Hector Correa

Bundle, grep, and Rails Applications

When I first started programming in Ruby and Ruby on Rails one of the things that I struggled the most was finding where a particular piece of code (a method, a class, a string) was defined. This was particularly difficult when the code that I was looking for was defined in a gem and not in the code of my application.

A couple of years ago Mike Giarlo showed me a great tip to search through the entire code of Rails application (your code and the code of your dependencies) by using grep and bundle. Today while working with somebody else new to Ruby I noticed that this tip needs to get broader attention since I think is incredibly helpful, particularly for newcomers.

Most Rails applications these days use bundle to manage dependencies and bundle provides an option to list the path to all the gems that your application is using. You can see this by running:

$ bundle list --paths

For example, on a new brand new Rails application it will show you something along the lines of:

plus a million other paths

By combining the output of bundle list --paths with the venerable Linux grep tool you can search through the entire code base for things that you have no idea where they have been defined. For example, let's say that you want to find the definition of the method retry_job that your Rails application is calling. You can issue the following command:

$ grep -r "retry_job" $(bundle list --paths) .

and review the output which would be something like this:

.../2.3.1/gems/activejob-     retry_job(wait: 10)
.../2.3.1/gems/activejob-  # retry_job(wait: 10)
.../2.3.1/gems/activejob- # retry_job queue: :low_priority
.../2.3.1/gems/activejob- def retry_job(options={})

The result shows that this method is defined in the activejob gem, in fact the fourth file that grep returned points directly to the line where the method is defined, notice the def retry_job() on the last match.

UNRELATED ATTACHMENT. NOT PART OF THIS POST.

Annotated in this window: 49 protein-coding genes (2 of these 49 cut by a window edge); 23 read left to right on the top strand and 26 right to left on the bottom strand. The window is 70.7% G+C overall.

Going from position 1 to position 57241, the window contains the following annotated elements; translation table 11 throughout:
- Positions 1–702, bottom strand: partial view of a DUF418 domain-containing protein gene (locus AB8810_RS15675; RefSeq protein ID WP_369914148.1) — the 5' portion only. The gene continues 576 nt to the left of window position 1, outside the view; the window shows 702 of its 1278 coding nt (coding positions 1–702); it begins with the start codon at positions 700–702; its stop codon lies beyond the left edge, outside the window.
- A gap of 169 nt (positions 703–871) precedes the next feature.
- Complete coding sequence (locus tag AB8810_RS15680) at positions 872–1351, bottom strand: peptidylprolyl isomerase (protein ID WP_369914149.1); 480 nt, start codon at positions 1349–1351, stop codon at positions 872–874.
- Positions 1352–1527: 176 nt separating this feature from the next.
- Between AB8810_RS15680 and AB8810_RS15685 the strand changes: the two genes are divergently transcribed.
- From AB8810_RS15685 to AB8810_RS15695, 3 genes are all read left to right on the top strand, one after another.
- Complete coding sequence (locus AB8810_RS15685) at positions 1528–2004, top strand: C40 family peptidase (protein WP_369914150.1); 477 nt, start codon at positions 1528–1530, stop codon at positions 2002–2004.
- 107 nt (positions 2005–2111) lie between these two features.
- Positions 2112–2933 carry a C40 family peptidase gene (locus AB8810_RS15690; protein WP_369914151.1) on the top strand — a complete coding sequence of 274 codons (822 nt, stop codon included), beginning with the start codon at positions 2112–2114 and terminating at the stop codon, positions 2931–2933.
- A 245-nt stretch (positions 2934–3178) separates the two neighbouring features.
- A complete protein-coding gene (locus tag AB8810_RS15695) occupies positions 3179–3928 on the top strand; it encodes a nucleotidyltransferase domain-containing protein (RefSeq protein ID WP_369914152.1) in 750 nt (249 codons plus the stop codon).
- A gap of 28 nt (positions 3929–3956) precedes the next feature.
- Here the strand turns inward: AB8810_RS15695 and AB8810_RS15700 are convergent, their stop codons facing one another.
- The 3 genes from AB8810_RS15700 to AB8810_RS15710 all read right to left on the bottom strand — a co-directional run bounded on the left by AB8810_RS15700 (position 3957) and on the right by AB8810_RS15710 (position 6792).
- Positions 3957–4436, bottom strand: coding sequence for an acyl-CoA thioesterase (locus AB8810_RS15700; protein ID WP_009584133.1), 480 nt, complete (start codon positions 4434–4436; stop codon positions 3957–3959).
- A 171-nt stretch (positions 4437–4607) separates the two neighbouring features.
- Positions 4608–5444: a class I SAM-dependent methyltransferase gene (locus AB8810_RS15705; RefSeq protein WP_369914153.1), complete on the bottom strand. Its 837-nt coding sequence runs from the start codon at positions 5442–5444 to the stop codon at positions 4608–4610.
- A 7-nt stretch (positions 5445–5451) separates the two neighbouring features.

To be fair, most of the Rails code and its API are very well documented and a simple Google search tends to give good results for things defined in Rails. However, not all gems are as well documented as Rails, and Google does not always do a good job with some of the less popular gems. I use the bundle grep approach that I describe in this blog post when I am trying to figure out which gem defined a particular function or class, or when I am depending on gems that are not nearly as well documented as Rails itself.

One thing to notice is the dot at the end of the grep command. This is important since that instructs grep to search also on the current folder. If you leave this out grep will only search on the gems defined in your application, but not in your own application.

I use this method so much that I have it defined as a function in my bash initialization script so that I can always type bgrep text-to-search. I know there are other developers that use the same approach with ag (the Silver Searcher) instead of grep but the idea is the same.

Update 12/22/2016: Today I ran across this great blog post by Aaron Patterson with a bunch of tips to debug Ruby applications that you probably want to check out too.

Update 2/10/2021: Updated to use the new bundle syntax bundle list --paths instead of bundle show --paths